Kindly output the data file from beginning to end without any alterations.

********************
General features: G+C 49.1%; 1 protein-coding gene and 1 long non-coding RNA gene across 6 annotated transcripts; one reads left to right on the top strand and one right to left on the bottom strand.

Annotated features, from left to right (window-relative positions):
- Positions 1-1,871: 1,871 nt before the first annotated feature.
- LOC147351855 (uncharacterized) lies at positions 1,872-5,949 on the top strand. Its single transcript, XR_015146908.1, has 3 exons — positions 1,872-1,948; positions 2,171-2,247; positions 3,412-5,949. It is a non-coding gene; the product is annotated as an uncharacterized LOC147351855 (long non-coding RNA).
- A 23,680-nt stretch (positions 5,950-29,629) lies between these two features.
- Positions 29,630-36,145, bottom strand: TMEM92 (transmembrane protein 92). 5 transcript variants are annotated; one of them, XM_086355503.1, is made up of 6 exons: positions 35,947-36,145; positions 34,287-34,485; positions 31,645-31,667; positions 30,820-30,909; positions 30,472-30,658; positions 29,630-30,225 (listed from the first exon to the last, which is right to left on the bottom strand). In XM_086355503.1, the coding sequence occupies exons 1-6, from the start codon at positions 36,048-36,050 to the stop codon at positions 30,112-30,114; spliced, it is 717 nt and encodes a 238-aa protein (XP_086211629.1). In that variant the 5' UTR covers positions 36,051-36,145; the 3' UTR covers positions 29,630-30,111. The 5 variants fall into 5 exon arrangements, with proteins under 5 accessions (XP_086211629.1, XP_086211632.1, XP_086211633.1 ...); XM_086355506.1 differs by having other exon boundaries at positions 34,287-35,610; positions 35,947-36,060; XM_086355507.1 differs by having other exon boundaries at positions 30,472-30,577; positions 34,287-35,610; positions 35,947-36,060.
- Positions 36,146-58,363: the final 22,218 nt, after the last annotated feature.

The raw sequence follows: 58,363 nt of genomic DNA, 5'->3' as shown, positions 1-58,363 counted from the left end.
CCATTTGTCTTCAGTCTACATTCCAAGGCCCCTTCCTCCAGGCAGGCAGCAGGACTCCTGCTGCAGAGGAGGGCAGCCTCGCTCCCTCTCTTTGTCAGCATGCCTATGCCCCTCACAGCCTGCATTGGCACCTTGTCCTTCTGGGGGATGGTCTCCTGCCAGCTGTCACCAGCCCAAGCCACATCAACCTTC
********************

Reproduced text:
General features: G+C 49.1%; 1 protein-coding gene and 1 long non-coding RNA gene across 6 annotated transcripts; one reads left to right on the top strand and one right to left on the bottom strand.

Annotated features, from left to right (window-relative positions):
- Positions 1-1,871: 1,871 nt before the first annotated feature.
- LOC147351855 (uncharacterized) lies at positions 1,872-5,949 on the top strand. Its single transcript, XR_015146908.1, has 3 exons — positions 1,872-1,948; positions 2,171-2,247; positions 3,412-5,949. It is a non-coding gene; the product is annotated as an uncharacterized LOC147351855 (long non-coding RNA).
- A 23,680-nt stretch (positions 5,950-29,629) lies between these two features.
- Positions 29,630-36,145, bottom strand: TMEM92 (transmembrane protein 92). 5 transcript variants are annotated; one of them, XM_086355503.1, is made up of 6 exons: positions 35,947-36,145; positions 34,287-34,485; positions 31,645-31,667; positions 30,820-30,909; positions 30,472-30,658; positions 29,630-30,225 (listed from the first exon to the last, which is right to left on the bottom strand). In XM_086355503.1, the coding sequence occupies exons 1-6, from the start codon at positions 36,048-36,050 to the stop codon at positions 30,112-30,114; spliced, it is 717 nt and encodes a 238-aa protein (XP_086211629.1). In that variant the 5' UTR covers positions 36,051-36,145; the 3' UTR covers positions 29,630-30,111. The 5 variants fall into 5 exon arrangements, with proteins under 5 accessions (XP_086211629.1, XP_086211632.1, XP_086211633.1 ...); XM_086355506.1 differs by having other exon boundaries at positions 34,287-35,610; positions 35,947-36,060; XM_086355507.1 differs by having other exon boundaries at positions 30,472-30,577; positions 34,287-35,610; positions 35,947-36,060.
- Positions 36,146-58,363: the final 22,218 nt, after the last annotated feature.

The raw sequence follows: 58,363 nt of genomic DNA, 5'->3' as shown, positions 1-58,363 counted from the left end.
CCATTTGTCTTCAGTCTACATTCCAAGGCCCCTTCCTCCAGGCAGGCAGCAGGACTCCTGCTGCAGAGGAGGGCAGCCTCGCTCCCTCTCTTTGTCAGCATGCCTATGCCCCTCACAGCCTGCATTGGCACCTTGTCCTTCTGGGGGATGGTCTCCTGCCAGCTGTCACCAGCCCAAGCCACATCAACCTTC